The policing of anti-social behaviour has always been a driving element of policing in the US, but was transformed and formalised into a well-resourced policing strategy under people like William Bratton. Using a zero tolerance approach, thousands of small “quality of life” infractions were policed as full-fledged crimes where more and more people were thrown in jail for longer and longer periods of time. New York City in the 1990s was hailed as a success in dropping the city’s crime rate, with the added effect of boosting the political profile of Bratton himself along with “America’s mayor”, Rudolph Guiliani. The successes of zero tolerance policing have been largely debunked by criminologists and have been decried by civil rights and community organisations for their use of racial profiling and outright violence targeting of homeless people, people of colour, poor people, queer people, and other marginialised communites.
In its war against gangs, US policing has militarised quality of life policing into something that looks strikingly similar to counterinsurgency warfare – with state of the art military hardware, surveillance technology, and strategists. Mandatory sentencing guidelines and gang-enhancement sentencing has landed many behind bars for decades, if not for life. In California, committing three felony offences – including small theft – can land some in prison for the rest of their life. Zero tolerance offers little-to-no flexibility in police or judiciary discretion, and over the years, anti-gang policing has been further and further integrated into Homeland Security and immigrations enforcement apparatuses.
Along with zero tolerance there has been much talk in England recently of using civil gang injunctions. While proponents in the US often attempt to distinguish gang injunctions from the highly-militaristic methods of other anti-gang policing, injunctions are clearly situated in the legacy of zero-tolerance, suppression policing. Similar to the UK’s anti-social behaviour ordinances, gang injunctions in the US use civil courts to restrict the movement and activity of alleged gang members within a given geographic area. Often the “activity” can include wearing a certain colour, being out in public after certain hours, or congregating in groups larger than two people.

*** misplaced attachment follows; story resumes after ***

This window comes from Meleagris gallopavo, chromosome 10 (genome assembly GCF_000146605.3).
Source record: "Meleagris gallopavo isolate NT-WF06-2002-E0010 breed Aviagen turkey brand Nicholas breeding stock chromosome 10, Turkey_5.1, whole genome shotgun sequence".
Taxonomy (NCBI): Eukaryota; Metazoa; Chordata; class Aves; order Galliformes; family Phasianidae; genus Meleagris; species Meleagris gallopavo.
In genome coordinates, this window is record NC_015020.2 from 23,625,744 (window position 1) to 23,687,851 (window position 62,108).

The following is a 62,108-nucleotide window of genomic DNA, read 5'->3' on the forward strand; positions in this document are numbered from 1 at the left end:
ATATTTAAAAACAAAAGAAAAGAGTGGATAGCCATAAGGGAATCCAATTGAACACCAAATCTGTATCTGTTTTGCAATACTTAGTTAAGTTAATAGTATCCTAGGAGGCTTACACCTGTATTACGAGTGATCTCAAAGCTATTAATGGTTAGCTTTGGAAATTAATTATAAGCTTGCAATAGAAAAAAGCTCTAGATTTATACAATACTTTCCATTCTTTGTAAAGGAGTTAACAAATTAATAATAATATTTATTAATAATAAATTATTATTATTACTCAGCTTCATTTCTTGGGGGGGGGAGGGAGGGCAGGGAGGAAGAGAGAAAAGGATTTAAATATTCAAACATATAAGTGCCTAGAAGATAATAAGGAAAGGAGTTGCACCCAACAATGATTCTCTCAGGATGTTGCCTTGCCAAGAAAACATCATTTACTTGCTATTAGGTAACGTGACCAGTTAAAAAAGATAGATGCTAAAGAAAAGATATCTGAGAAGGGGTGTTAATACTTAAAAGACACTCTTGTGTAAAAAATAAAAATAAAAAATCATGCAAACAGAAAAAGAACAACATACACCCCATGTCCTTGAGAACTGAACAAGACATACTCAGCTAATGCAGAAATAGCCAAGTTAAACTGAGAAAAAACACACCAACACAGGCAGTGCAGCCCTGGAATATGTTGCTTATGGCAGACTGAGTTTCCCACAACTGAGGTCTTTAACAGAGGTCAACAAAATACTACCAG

While proponents argue that gang injunctions disrupt the criminal activity of gangs on their so-called turf, numerous studies have shown that gang injunctions further institutionalise racial profiling by the police who enforce them; have no significant effect on violence in the given or surrounding area; are often part and parcel to gentrification schemes in surrounding areas; and severely limit the capacity of community-based organisations to do anti-violence work – work that has been proven highly successful.
Once again, despite Bratton’s particular media and political work to convince people that suppression policing is not, in accordance with US law, race-based, it is abundantly clear who is being policed, how they’re being policed, and to what end.
As many have noted, the recent uprisings in England are most definitely political – based implicitly and explicitly on the further denial of resources to those already marginalised and disenfranchised. While Cameron and other heads of government might clamour on crudely about “moral fabric”, and lawlessness, theirs is also a political response to economic and social crisis. States are spending billions in developing policing technology and strategy sharing. William Bratton has advised police forces throughout Europe, in Mexico, and Israel. He is currently the chairman of a corporation who has done security contracting in Iraq, while also advising on the internal economic security of corporations and hedge funds.
Former New York Mayor, and Bratton cohort, Rudy Guiliani is slated to head security for the 2016 Olympic Games in Rio de Janeiro. Reports indicate that Rio police were responsible for 11,000 killings between 2003 and 2009, and in 2010 were responsible for between 15 and 25 per cent of all murders in that city. Well equipped, trained, and advised police forces were at the centre of state crackdowns during the uprisings throughout North Africa and the Middle East during this year’s Arab Spring.
The humanitarian crisis of policing and imprisonment is endemic. But, as always, people are fighting back. Here in the US, communities across the country are organising on local, state, and national levels against the related violence of policing and imprisonment in all its forms. At the same time, people are pushing for an end to the economic devastation of the same communities targeted by policing and imprisonment. And people here definitely have their eyes on uprisings spreading across the globe. Commemorating national liberation struggle, a mural in Belfast, North of Ireland – an area no stranger to British policing tactics – exclaims “Repression Breeds Resistance”.
So as desperate governments tighten their grips on power amid crisis by expanding police strengths, we will likely see social movements across the world do some technology and strategy sharing of their own, continuing to fight back against the violence of policing, and to continue to struggle for fundamental shifts in power.
Isaac Ontiveros works for Critical Resistance, a national grassroots organisation working to abolish the prison industrial complex. Critical resistance is a member of the Prisoner Hunger Strike Solidarity Coalition.